20. 20. AeronauticalDecision Making20CEN10FA071Alva, Oklahoma
    21. 21. Accident Flight• Cessna 310,night IMC• IFR flight plan tohome airport(open, flat terrain)• Returning homefrom work trip21
    22. 22. Pilot• Commercial certificate, single- andmulti-engine airplanes• 4,300 flight hours• Toxicology: 10 medications (4 ofwhich were disqualifying)• History of severe migraines notreported to FAA• Class 2 medical22
    23. 23. Weather• Received weather briefings fromFSS, concerned with fog• Reporting station at destinationairfield was out of service(closest was 45 miles away)23
    24. 24. Airport approach• First instrument approachunsuccessful• Radar data showed descent to1,700 feet• Pilot told ATC he would try asecond approach24
    25. 25. Accident Flight25
    26. 26. Missed Opportunities• Resist external pressures tocomplete flight• Adhere to weather informationwith regard to minimums• Report medical conditions,assess potential for impairment26
    27. 27. ASI Perspectives• Acronym “IM SAFE” for pilots• Illness (any illnesses)• Medication (prescription or over-the-counter)• Stress (job, health, finances, family)• Alcohol (consumption within the last 8hours and 24 hours)• Fatigue (not well-rested)• Emotion (emotionally upset)27
    28. 28. Spatial Disorientation:VFR into IMCCEN12FA083Crystal Lake, Illinois28
    29. 29. Accident Flight• Cirrus SR-20• Part 91, no flight plan• Pilot and 3 passengers were killed• Daylight, VMC into IMC• Deteriorating weather, intendeddestination airport was IFR• Pilot concerned about gettingtrapped by weather29
    30. 30. Pilot• Private pilot, no instrument rating• 207 total flight hours• 114 hours in accident airplane• Pilot reportedly receiving instrumenttraining• Discrepancies with logbookendorsements30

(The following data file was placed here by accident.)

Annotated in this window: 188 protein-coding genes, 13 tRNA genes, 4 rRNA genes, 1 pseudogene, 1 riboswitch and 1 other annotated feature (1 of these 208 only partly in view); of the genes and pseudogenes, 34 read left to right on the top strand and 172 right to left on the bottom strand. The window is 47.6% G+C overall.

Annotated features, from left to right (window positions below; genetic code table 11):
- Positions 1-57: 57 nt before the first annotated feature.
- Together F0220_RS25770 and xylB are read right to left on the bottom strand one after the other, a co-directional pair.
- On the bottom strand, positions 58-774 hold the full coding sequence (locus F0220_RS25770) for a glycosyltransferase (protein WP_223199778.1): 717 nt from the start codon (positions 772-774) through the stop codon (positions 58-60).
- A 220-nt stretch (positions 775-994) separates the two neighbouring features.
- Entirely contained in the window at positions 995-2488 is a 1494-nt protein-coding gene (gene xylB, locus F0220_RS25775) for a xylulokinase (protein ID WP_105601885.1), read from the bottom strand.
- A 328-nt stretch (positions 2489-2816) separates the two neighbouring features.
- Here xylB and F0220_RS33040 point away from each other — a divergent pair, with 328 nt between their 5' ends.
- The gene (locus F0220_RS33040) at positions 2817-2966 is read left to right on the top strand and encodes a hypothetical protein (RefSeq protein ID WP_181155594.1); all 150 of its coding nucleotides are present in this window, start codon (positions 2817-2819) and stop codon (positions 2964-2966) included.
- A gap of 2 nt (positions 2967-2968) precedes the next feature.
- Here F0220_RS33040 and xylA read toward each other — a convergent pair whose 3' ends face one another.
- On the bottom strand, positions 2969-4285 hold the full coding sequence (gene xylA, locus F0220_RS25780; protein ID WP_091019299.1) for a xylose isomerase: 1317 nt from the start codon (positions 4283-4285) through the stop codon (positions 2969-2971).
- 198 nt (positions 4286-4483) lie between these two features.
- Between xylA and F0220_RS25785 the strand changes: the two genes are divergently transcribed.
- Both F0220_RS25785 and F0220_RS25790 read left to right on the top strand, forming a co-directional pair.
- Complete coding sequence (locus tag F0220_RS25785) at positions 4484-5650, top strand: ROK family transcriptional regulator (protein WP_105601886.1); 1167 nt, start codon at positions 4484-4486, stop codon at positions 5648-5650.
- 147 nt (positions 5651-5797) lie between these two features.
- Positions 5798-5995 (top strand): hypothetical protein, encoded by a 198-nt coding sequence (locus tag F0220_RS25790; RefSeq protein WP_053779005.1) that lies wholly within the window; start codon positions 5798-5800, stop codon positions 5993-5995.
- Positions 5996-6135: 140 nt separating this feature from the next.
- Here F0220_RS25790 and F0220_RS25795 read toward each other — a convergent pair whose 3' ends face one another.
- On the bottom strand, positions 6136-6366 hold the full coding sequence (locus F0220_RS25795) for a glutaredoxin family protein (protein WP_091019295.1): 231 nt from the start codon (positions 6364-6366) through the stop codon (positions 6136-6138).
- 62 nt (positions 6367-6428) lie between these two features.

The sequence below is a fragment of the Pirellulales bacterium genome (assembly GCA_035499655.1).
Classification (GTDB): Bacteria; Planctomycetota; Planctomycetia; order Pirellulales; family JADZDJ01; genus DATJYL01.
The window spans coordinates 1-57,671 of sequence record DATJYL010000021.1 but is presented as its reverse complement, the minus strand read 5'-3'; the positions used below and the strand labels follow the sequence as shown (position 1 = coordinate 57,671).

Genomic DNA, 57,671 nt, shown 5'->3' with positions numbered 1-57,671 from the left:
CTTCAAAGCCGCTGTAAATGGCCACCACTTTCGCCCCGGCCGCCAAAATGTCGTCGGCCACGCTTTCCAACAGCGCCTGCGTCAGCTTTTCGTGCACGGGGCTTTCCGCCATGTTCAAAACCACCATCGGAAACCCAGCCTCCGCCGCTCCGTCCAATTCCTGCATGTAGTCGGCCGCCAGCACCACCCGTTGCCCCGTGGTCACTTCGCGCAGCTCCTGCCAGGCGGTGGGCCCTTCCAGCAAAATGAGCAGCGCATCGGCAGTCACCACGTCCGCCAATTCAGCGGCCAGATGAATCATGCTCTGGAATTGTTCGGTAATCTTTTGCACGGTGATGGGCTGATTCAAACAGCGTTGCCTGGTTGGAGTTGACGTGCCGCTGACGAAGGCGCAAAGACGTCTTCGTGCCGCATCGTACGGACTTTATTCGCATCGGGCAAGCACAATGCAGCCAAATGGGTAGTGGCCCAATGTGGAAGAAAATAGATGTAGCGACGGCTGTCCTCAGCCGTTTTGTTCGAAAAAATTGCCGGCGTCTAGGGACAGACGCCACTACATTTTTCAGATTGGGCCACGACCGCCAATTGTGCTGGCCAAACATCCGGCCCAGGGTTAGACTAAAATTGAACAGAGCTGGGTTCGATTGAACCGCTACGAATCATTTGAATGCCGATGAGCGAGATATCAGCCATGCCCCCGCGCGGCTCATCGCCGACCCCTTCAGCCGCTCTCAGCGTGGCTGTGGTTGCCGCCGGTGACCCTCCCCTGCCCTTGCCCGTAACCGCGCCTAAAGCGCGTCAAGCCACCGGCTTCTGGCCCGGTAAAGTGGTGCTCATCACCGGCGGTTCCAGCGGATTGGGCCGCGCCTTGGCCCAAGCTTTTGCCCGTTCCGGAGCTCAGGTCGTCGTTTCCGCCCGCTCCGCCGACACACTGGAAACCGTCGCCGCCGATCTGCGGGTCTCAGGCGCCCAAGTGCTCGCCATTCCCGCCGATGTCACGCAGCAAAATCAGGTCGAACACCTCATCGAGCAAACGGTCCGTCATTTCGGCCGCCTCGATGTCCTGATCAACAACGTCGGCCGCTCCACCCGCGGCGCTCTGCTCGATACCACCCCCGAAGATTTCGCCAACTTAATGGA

31. 31. Weather• No record of a weather briefing• Departure airport and initial portionof flight conducted under VFR• Destination airport under IFR• Overcast clouds at 900 feet agl• Visibility 3 miles in light rain/mist• Airports east and south remainedunder VFR31
    32. 32. Accident Flight32Midway AirportDuPage Airport
    33. 33. Accident Flight33
    34. 34. Accident Flight34
    35. 35. Accident Site35
    36. 36. Accident Site36
    37. 37. Missed Opportunities• Obtain an official weather briefing• Resist pressures to completeflight as planned• Deviate to alternate airport• Be familiar with regulations37
    38. 38. ASI PerspectiveMarginal weather conditions requiredetailed preflight planning, including:• Obtain an official weather briefing• Identify flight itinerary alternatives• Identify alternate personal plans• Primary concern is safety of flight38
    39. 39. SummarySafety Alert – “Pilots: ManageRisks to Ensure Safety”• Accident summaries• Links to educational resources• “What can pilots do?”39
    40. 40. What can pilots do?• Understand that effective riskmanagement takes practice• Systematically identify hazards,assess degree of risk, anddetermine best course of action• Eliminate fatigue contributors40
    41. 41. What can pilots do?• Be honest with yourself and FAAabout medical fitness for flight• Develop good decision-making• Identify hazardous attitudes• Apply behavior modification• Recognize cope with stress41
    42. 42. What can pilots do?• Be honest about skill level andproficiency• Resist external pressures• Plan ahead with alternatives,brief passengers aboutalternatives42